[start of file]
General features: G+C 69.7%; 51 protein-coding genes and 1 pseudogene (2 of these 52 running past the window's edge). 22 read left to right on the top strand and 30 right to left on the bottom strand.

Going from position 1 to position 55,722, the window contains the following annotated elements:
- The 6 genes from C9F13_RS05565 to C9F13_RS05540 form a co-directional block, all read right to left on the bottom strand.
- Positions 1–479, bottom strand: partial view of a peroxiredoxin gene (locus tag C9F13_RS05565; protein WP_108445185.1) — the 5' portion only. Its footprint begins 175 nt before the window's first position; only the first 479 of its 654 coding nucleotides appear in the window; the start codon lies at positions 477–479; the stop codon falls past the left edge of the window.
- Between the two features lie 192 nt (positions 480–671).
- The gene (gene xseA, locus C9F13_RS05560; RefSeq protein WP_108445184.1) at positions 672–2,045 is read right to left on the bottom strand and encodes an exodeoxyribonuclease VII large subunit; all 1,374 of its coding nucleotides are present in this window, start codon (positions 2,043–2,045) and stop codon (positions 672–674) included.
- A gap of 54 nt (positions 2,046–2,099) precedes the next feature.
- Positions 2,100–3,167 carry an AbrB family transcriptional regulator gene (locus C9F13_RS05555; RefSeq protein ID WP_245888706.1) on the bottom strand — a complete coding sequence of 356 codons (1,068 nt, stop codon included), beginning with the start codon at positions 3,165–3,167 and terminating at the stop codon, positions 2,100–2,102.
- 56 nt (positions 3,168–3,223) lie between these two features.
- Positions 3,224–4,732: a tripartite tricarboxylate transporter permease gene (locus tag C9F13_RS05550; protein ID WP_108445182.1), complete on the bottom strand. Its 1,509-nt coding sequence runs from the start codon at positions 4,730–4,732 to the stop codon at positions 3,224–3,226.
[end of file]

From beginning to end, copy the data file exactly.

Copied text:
General features: G+C 69.7%; 51 protein-coding genes and 1 pseudogene (2 of these 52 running past the window's edge). 22 read left to right on the top strand and 30 right to left on the bottom strand.

Going from position 1 to position 55,722, the window contains the following annotated elements:
- The 6 genes from C9F13_RS05565 to C9F13_RS05540 form a co-directional block, all read right to left on the bottom strand.
- Positions 1–479, bottom strand: partial view of a peroxiredoxin gene (locus tag C9F13_RS05565; protein WP_108445185.1) — the 5' portion only. Its footprint begins 175 nt before the window's first position; only the first 479 of its 654 coding nucleotides appear in the window; the start codon lies at positions 477–479; the stop codon falls past the left edge of the window.
- Between the two features lie 192 nt (positions 480–671).
- The gene (gene xseA, locus C9F13_RS05560; RefSeq protein WP_108445184.1) at positions 672–2,045 is read right to left on the bottom strand and encodes an exodeoxyribonuclease VII large subunit; all 1,374 of its coding nucleotides are present in this window, start codon (positions 2,043–2,045) and stop codon (positions 672–674) included.
- A gap of 54 nt (positions 2,046–2,099) precedes the next feature.
- Positions 2,100–3,167 carry an AbrB family transcriptional regulator gene (locus C9F13_RS05555; RefSeq protein ID WP_245888706.1) on the bottom strand — a complete coding sequence of 356 codons (1,068 nt, stop codon included), beginning with the start codon at positions 3,165–3,167 and terminating at the stop codon, positions 2,100–2,102.
- 56 nt (positions 3,168–3,223) lie between these two features.
- Positions 3,224–4,732: a tripartite tricarboxylate transporter permease gene (locus tag C9F13_RS05550; protein ID WP_108445182.1), complete on the bottom strand. Its 1,509-nt coding sequence runs from the start codon at positions 4,730–4,732 to the stop codon at positions 3,224–3,226.